Health & Fitness, Special Section

Menu aims to deliver a leaner student body

By Aaron Blevins, 10/25/2012

LAUSD rolls out new school lunch program to help combat childhood obesity


The Los Angeles Unified School District (LAUSD) literally put its food where its mouth is on Tuesday, when officials celebrated “Good Food in Los Angeles” and dined on the district’s new, healthy menu.

With the roll-out of a new school lunch menu, LAUSD is aiming to curb childhood obesity and to encourage healthier eating habits at its campuses. The new menu has already been implemented at many schools. (photo courtesy of LAUSD)

The event, which was held in Van Nuys, is the product of LAUSD’s “I’M IN” campaign, a program that aims to raise awareness about the district’s effort to provide nutritious meals. White House executive chef Walter Scheib appeared, and LAUSD board member Nury Martinez, 6th District, presented her Good Food Procurement Resolution.

David Binkle, LAUSD’s interim food services director, said the event and the resolution are the culmination of work the district has done to provide healthy meals to students since at least 2002. The effort aims to curb childhood obesity and promote healthy eating choices, he said.

“Certainly, that’s number one. We want to make sure that our children are here and able to live productive, long lives,” Binkle said, adding that the district is trying to raise awareness as well.

He said childhood obesity is an epidemic across the country, and LAUSD students are not exempt. Binkle said the district has had students die of Type II diabetes.

“It is a big, big deal,” he said.

Since 2002, the district has sought to reduce or eliminate sodium and added sugars in the food it serves its students, Binkle said. The district has also eliminated carbonated beverages and flavored milk, offering fat-free milk, 1 percent milk or 100 percent fruit juice instead. Binkle said Martinez’s resolution provides the next step in providing healthy meals for the next generation.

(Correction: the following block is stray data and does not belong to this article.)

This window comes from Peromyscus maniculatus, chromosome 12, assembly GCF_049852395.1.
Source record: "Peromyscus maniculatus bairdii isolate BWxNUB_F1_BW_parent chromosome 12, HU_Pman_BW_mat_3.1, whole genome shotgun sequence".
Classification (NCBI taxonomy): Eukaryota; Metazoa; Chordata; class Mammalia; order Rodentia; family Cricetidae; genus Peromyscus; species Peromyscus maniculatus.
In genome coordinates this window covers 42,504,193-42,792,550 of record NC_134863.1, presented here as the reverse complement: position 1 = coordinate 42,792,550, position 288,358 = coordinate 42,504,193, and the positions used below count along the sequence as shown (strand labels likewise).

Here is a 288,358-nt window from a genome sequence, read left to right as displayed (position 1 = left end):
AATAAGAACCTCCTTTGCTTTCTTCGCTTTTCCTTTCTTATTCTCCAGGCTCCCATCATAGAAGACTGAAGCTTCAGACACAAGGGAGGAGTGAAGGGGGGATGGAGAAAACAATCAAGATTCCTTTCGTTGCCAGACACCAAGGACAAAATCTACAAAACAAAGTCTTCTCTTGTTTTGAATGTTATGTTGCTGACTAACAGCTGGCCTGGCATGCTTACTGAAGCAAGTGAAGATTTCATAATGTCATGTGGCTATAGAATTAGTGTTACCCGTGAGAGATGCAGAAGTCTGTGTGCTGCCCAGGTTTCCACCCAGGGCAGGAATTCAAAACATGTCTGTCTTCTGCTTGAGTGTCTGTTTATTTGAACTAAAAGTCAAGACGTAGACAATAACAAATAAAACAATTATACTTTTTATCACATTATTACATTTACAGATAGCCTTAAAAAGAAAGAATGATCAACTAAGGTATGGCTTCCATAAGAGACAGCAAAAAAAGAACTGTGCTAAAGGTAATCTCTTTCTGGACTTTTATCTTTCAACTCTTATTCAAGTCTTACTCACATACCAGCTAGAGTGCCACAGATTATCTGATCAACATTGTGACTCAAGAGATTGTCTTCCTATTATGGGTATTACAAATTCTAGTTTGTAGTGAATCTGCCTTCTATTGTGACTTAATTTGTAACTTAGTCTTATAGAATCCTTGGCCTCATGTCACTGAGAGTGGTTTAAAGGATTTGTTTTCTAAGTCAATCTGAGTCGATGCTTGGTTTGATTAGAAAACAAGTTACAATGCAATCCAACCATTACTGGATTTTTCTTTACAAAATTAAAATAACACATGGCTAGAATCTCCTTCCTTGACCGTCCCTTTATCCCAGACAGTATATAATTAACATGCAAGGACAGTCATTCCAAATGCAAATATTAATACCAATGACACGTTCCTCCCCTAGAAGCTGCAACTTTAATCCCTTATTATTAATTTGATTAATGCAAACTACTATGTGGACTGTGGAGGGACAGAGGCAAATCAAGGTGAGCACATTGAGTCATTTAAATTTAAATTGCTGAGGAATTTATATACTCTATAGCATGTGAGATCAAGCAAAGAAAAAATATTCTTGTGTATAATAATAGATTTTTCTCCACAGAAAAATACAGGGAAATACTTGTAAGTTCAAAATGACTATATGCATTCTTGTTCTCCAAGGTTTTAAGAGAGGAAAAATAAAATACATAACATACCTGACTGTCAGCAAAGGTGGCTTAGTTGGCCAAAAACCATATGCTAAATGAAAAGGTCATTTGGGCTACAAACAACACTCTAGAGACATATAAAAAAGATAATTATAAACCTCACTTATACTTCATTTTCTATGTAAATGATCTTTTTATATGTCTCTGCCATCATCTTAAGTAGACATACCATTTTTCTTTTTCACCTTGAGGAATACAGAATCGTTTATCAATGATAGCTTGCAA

The resolution calls for the district to use the Los Angeles Food Policy Council’s Good Food Purchasing Guidelines, which suggests supporting small and mid-sized agricultural and food processing operations within the region. The guidelines also recommend purchasing from operations that reduce or eliminate pesticides and fertilizers, and avoid hormones and antibiotics. Suppliers should be eco-friendly, while providing adequate pay and conditions for its employees as well.

“We really felt that it was important to focus on the local produce aspect,” Binkle said. “This takes the next step … and really focuses on the next wave of students.”

However, this development — nor the menu alterations before it — will be pursued at the expense of flavor, he said. Binkle said the meals use other means to add flavor besides sugar and salt.

“What we’ve done is we’ve made those bold flavors come from things that are natural herbs and spices,” he added.

Participants at Tuesday’s event were treated to three courses: a Caesar salad and garlic breadstick; a natural roasted turkey breast, seasoned sliced potatoes and steamed broccoli and carrots; and a pear fruit cup. The vegetarian option consisted of a southwestern rice and bean bowl with whole-wheat tortillas. Beverages served were white milk, apple juice, water and iced tea or coffee.

“I think it happens to be fabulous,” Binkle said, adding that he eats the district’s food just about every day.

He said the district sought to “get rid of the carnival food,” replacing pizza, fried chicken and hotdogs with roasted turkey and chicken, mashed potatoes, fruits, vegetables and tossed salads.

Binkle said a good, healthy meal can make a difference for students when applying themselves in the classroom.

“If they’re focused on an upset stomach or headache, it’s hard to learn,” he added.

The food services director said LAUSD’s contracts aren’t likely to change rapidly, as the administrators and suppliers have been focused on the issue for quite some time.

“This allows us to continue to meet that demand through the local partners that we have,” Binkle said.

The LAUSD will continue to roll out meal programs in the near future, with the hope that all schools and all students will have access to breakfast, a healthy lunch and an afterschool supper program in the next three years.

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